A DAY IN THE LIFE OF a Tech police officer

Because of its urban surrounding, Tech’s campus is subject to many criminal offenses ranging from larceny to traffic offenses to burglary. The Georgia Tech Police Department (GTPD) serves the Tech community with a variety of departments, from the easily visible Patrol Division to the specialized Tactical Team.

GTPD’s headquarters are on Hemphill Avenue, next to the Parking Office. The department is housed in two adjacent buildings from which work is directed. However, most of the work is done everywhere around campus by the highly visible Patrol Division. There are officers on patrol 24 hours a day, seven days a week, all year round. They cover all infractions from traffic violations to larceny.

Sergeant James Searcy explains some of the components of patrolling. “On day watch it starts to get busy 2:00 p.m. on,” said Sgt. Searcy after impounding a vehicle without insurance and proper registration. Though the day watch includes more calls, the more serious calls occur at nighttime. “Fortunately, we don’t have a lot of serious calls we tend to on campus,” noted Sgt. Searcy on the general safety of the campus.

Officer Grant Hawkins, who coordinates the Crime Prevention program at Tech, describes the role of being a police officer. “No day is the same, no call is the same,” said Officer Hawkins. “It keeps you on your toes,” he continued, showing the frequency of infractions on campus. A simple ride around for an hour will usually show a number of minor crimes, like outdated tags for licenses and speeding. Even police-officiated impounds are common, occurring several times a month, usually for faulty registration and other legal issues.

He also states the differences of being a campus-based police officer: “Here it’s campus and student focused…Our approach is very different.” Officer Hawkins provides an example of misconduct and minor violence in that GTPD officers break up fights calmly without the use of guns, whereas in Atlanta police officers have protocol to do otherwise. “We’re here for the students and their safety.”

Debriefing for the officers is at 7:00 a.m., and it consists of daily tasks at hand and general information. After debriefing, officers set about their work and commit to their shifts, which during day watch consist of seven to eight officers, one sergeant, one lieutenant and three detectives or investigators.

“We have a lot of jurisdiction on boundary streets, but we mainly focus on students,” said Officer Hawkins, even taking into account the various crimes and suspicious activities between North Avenue and 5th Street. Most people would be surprised to find that female impersonators and prostitutes loiter at places like the parking garage at the corner of 4th Street and Spring Street.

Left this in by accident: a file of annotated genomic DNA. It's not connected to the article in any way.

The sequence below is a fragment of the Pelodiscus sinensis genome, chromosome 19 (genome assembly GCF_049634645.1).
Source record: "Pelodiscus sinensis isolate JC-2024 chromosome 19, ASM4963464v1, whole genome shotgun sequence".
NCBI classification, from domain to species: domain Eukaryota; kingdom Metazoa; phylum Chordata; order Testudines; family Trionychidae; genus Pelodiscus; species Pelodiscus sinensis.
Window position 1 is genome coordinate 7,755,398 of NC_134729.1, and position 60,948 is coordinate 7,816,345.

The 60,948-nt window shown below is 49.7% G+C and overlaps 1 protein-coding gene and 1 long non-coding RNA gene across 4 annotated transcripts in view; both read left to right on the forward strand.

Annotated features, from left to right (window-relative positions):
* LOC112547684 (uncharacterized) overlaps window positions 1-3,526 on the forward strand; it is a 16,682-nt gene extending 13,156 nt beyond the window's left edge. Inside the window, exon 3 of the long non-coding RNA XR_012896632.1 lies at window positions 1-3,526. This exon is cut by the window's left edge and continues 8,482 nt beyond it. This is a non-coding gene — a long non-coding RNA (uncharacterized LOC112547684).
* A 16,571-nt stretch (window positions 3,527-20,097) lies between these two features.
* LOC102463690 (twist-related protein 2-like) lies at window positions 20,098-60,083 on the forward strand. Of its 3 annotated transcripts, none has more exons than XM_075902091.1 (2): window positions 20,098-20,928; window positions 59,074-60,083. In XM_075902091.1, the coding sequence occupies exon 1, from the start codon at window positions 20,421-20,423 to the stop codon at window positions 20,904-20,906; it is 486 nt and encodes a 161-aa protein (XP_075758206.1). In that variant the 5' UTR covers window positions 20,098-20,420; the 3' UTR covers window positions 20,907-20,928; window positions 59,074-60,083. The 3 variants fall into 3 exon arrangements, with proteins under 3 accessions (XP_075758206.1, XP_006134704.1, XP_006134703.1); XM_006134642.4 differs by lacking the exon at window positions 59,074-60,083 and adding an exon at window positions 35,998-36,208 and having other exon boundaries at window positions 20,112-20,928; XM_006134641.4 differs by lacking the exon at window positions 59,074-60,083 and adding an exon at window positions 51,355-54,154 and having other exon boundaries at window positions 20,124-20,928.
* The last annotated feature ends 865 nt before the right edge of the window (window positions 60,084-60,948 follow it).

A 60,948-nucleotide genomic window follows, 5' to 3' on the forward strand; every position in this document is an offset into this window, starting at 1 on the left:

Theft is still a major issue at Tech, especially with individuals who piggyback or tailgate inside residence halls. As ever, students must keep up their vigil and protect themselves from these perpetrators by abiding by residence hall rules.

Of the calls made in the last few years, there have been no murders, four instances of rape and nine situations of aggravated assault. In the same years, there have been 19 robberies, a notable 116 motor vehicle thefts and an astounding 1,629 cases of larcenies. GTPD can only do so much, especially if students leave their valuables open for the taking.

Occasionally, strange calls will happen. For example, last week outside the CRC three men were selling supposedly foreign food from a cooler. Not only is the activity suspicious, it is also very dangerous.

Though officers followed protocol and removed the establishment, they also found the instance to be at least amusing. One might note that calls like that occur more often in an urban environment much like Tech’s.

However, certain activities require more attention. The Criminal Investigations Division is comprised of five investigators and one captain. Detective Cassandra Davis works with hiring new individuals to the GTPD and the faculty and staff, checking references and reviewing applications for these serious positions on campus, as well as general criminal investigatory work otherwise.

“If crime continues to happen in an area, we’ll do stakeouts in certain locations,” said Detective Cassandra Davis. The division also implements non-detectable cameras in hotspots and collaborates with local Atlanta area police.

Though GTPD works hard to ensure the safety and peaceful productivity of the campus, students are required to take measures to help themselves and the police. By adhering to crime prevention methods and simply following campus conduct rules, a student can ensure his or her own safety as well as another’s. “The students are the eyes and ears of the police department,” says Officer Hawkins.

To learn more about crime prevention, you can download the crime prevention brochure as a PDF from http://www.police.gatech.edu/brochure.pdf.

To learn more about GTPD and how you can give back, go to http://www.police.gatech.edu or visit their office at 879 Hemphill Avenue N.W.